project is that the creative development of the intermediary model initiated in the study of the

Cellophane House provides for good base for explanative power of industrialised aspects within

any architectural work. However, general knowledge cannot be drawn directly from a single

incident or case. Abduction requires subsequent successive approximation. The model is meant as

an open tool.

6. Perspectives

The approach described above suggests the establishment of a special scientific tradition within

architectural research based on the general type research for or for the purpose of practice – a new

paradigm for research based on abductive reasoning. Acknowledging the simultaneously creative

and context specific nature of the object of research – architecture – it is proposed that scientific

knowledge production within this field could be based on similar creative and context specific

principles. Architecture as practice is inherently synthesising and cross disciplinary. By using the

same principle when dealing scientifically with the field, the actual applicability of this knowledge

in the practical field seems more likely. The approach does not exclude the appropriateness of other

approaches when it comes to research into/about practice or research through practice.

22 http://en.wikipedia.org/wiki/Triangulation_(social_science) – accessed April 5 th 2011

23 Qualitative research, as the present model development represents, can have the advantage of bringing in a more

holistic view which can equally enhance the overall validity. Here, quantitative research with its (intentionally) limited

view runs the risk of applying models or methods that are too simplified or controlled to actually produce valid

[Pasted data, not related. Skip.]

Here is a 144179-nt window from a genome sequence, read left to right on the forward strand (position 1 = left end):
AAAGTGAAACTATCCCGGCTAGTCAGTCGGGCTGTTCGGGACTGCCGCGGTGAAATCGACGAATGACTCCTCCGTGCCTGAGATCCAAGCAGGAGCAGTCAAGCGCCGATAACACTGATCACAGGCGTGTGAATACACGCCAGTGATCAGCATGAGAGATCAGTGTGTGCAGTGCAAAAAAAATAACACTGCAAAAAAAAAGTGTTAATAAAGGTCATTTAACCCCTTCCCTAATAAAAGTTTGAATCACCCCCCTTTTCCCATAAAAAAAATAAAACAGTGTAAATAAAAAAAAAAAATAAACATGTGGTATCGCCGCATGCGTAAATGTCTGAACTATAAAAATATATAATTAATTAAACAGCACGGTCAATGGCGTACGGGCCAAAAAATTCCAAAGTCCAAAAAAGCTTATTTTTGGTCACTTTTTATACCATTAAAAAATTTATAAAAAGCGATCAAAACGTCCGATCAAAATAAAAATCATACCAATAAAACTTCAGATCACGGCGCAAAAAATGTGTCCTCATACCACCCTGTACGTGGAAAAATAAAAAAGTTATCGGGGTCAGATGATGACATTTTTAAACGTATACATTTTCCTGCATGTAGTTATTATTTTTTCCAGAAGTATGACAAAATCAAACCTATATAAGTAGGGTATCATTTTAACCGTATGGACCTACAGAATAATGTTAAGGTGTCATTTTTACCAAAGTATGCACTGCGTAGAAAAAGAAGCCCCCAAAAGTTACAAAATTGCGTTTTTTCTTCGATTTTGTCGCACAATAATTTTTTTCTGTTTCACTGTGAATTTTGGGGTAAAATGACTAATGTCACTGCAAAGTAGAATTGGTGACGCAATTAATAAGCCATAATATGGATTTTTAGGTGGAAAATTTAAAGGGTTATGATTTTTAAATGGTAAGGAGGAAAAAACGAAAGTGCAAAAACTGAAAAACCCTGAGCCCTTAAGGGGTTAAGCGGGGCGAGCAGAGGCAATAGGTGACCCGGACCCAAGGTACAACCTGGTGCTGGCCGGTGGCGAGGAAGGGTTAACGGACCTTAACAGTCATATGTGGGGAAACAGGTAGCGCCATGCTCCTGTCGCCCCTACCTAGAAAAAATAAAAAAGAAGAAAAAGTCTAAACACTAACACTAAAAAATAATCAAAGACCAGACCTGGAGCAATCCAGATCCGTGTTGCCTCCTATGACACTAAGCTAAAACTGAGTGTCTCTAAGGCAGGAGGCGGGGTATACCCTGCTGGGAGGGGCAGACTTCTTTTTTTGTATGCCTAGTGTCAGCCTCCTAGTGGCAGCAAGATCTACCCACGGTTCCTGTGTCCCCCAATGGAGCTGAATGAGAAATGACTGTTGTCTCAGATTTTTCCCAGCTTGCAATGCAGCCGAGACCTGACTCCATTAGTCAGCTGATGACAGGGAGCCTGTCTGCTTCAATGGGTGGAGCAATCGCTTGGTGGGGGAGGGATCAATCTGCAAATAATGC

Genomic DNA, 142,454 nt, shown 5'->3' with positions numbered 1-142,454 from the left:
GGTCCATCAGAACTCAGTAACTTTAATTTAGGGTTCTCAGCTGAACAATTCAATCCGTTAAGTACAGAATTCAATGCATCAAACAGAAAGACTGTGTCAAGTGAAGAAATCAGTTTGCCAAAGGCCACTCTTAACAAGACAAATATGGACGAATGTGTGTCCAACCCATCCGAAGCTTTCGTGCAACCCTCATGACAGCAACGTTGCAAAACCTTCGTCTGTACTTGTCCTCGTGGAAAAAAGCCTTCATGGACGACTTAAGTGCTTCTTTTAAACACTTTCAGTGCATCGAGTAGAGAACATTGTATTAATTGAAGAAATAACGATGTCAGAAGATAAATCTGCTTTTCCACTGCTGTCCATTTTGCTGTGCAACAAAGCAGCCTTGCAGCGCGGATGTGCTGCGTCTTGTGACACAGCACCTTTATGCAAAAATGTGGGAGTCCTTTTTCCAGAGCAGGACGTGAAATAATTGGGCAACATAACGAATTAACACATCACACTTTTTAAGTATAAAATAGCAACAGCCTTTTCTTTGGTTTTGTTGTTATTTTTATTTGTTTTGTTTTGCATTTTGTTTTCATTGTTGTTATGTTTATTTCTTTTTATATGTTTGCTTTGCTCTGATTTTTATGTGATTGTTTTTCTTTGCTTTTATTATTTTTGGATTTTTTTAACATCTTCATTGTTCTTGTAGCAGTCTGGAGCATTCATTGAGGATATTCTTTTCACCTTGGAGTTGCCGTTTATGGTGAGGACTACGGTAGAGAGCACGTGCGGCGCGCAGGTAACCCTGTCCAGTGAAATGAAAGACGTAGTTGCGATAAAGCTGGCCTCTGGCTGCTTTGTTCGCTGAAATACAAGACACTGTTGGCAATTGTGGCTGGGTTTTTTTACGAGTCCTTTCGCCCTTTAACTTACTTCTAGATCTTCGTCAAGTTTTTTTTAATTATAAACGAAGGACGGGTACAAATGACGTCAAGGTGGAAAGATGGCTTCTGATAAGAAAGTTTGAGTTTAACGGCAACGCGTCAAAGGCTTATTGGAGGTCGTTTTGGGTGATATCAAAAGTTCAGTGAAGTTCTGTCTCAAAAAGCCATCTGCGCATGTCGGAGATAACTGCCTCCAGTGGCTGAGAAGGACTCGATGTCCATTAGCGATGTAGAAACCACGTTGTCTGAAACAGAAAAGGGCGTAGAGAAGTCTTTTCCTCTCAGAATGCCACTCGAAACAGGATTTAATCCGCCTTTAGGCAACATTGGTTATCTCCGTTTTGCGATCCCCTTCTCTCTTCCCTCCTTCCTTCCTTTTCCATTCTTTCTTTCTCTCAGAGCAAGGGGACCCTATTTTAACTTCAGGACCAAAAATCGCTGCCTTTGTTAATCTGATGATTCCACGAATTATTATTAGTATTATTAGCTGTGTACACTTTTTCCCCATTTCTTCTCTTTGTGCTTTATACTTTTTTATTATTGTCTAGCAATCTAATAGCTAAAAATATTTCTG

explanation on real world phenomena which is often complex and contextual. For an extended but simple explanation

on validity and reliability see e.g.

http://www.emu.dk/gym/fag/ps/inspiration/kursus/feltarbejde/reliabilitet%20og%20validitet_x.pdf

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When Architects write, draw, build? a PhD‐ Symposium, Nordic Association of Architectural Research, 2011

The model developed through the approach does not dictate a certain ideal system structure of a

given building. Neither does it promote that a system structure should primarily be based on

industrialised deliveries. Rather, it has point of departure in an observed tendency within

construction and architectural creation that it seeks to describe. Through the meta knowledge

synthesised in the model a new or emerging field of knowledge is articulated and structured and

thus made accessible as a (supplementary) aspect. The present research seeks this way to deal

simultaneously with the development of a (research) method, with development of an analytical

model and with the understanding of a specific research area. Although outside the framework of

present research, the long term ambition is to develop the model into a more proactive design

supportive tool applicable from the early design phases, where different production scenarios result

in different system structures that each of them will have specific advantages and drawbacks seen in

a holistic and synthesising perspective that includes both architecturally aesthetic, economical, time

and technical aspects. It is however important to underline that the use of such a second or third

generation system structure model never in itself can ensure high architectural quality. The model is

proposed as one tool among others that in the hands of a qualified architect or integrated project

team can support decision making early in the architectural design process and thus counteract

problems of ‘translation’ between architectural concepts and final architectural result.

7. References

Archer, Bruce (1995) The Nature of Research IN: Co-design, interdisciplinary journal of design, pp

6-13, Taylor & Francis, January

Frayling, Christopher (1993) Research in Art and Design IN: Royal College of Arts Research

Papers 1, Royal College of Arts, London

Kieran, Stephen & James Timberlake (2004) Refabricating Architecture, McGraw-Hill, New York

Kirkeby, O. Fogh (1990) Abduktion IN: Andersen, Heine (red.): Videnskabsteori og metodelære.

Bd. I. Introduktion.

Meadows, Donella H. (2008) Thinking in Systems: a primer, Chelsea Green Publishing, White

River Jct

Nagurney, Anna, (2006) Supply Chain Network Economics: Dynamics of Prices, Flows, and

Profits. Edward Elgar Publishing, Cheltenham Glos

Peirce, Charles Sanders (1994) Semiotik og pragmatisme, Gyldendal, København

http://en.wikipedia.org/wiki/Abductive_reasoning

http://www.abduktiv.dk/